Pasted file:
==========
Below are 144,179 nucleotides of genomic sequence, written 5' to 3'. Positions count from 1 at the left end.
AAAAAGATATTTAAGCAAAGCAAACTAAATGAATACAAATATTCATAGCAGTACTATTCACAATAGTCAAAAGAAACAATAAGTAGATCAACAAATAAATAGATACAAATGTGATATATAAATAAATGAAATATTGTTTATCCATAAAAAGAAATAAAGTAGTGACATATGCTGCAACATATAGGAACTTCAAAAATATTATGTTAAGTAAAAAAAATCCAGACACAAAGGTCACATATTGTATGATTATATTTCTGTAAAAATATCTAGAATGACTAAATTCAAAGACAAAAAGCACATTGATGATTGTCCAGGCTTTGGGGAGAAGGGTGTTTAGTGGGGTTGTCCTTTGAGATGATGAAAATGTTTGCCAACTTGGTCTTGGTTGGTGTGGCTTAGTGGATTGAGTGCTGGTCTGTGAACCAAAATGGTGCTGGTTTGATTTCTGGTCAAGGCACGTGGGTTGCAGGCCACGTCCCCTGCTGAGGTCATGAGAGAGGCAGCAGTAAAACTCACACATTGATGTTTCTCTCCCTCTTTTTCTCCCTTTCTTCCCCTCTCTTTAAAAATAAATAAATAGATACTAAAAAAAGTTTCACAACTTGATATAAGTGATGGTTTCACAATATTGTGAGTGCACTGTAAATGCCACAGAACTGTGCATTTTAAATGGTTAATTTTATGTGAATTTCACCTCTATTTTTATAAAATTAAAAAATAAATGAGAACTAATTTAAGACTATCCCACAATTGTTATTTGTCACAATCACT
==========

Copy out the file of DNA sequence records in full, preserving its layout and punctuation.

Below are 144,179 nucleotides of genomic sequence, written 5' to 3'. Positions count from 1 at the left end.
AAAAAGATATTTAAGCAAAGCAAACTAAATGAATACAAATATTCATAGCAGTACTATTCACAATAGTCAAAAGAAACAATAAGTAGATCAACAAATAAATAGATACAAATGTGATATATAAATAAATGAAATATTGTTTATCCATAAAAAGAAATAAAGTAGTGACATATGCTGCAACATATAGGAACTTCAAAAATATTATGTTAAGTAAAAAAAATCCAGACACAAAGGTCACATATTGTATGATTATATTTCTGTAAAAATATCTAGAATGACTAAATTCAAAGACAAAAAGCACATTGATGATTGTCCAGGCTTTGGGGAGAAGGGTGTTTAGTGGGGTTGTCCTTTGAGATGATGAAAATGTTTGCCAACTTGGTCTTGGTTGGTGTGGCTTAGTGGATTGAGTGCTGGTCTGTGAACCAAAATGGTGCTGGTTTGATTTCTGGTCAAGGCACGTGGGTTGCAGGCCACGTCCCCTGCTGAGGTCATGAGAGAGGCAGCAGTAAAACTCACACATTGATGTTTCTCTCCCTCTTTTTCTCCCTTTCTTCCCCTCTCTTTAAAAATAAATAAATAGATACTAAAAAAAGTTTCACAACTTGATATAAGTGATGGTTTCACAATATTGTGAGTGCACTGTAAATGCCACAGAACTGTGCATTTTAAATGGTTAATTTTATGTGAATTTCACCTCTATTTTTATAAAATTAAAAAATAAATGAGAACTAATTTAAGACTATCCCACAATTGTTATTTGTCACAATCACT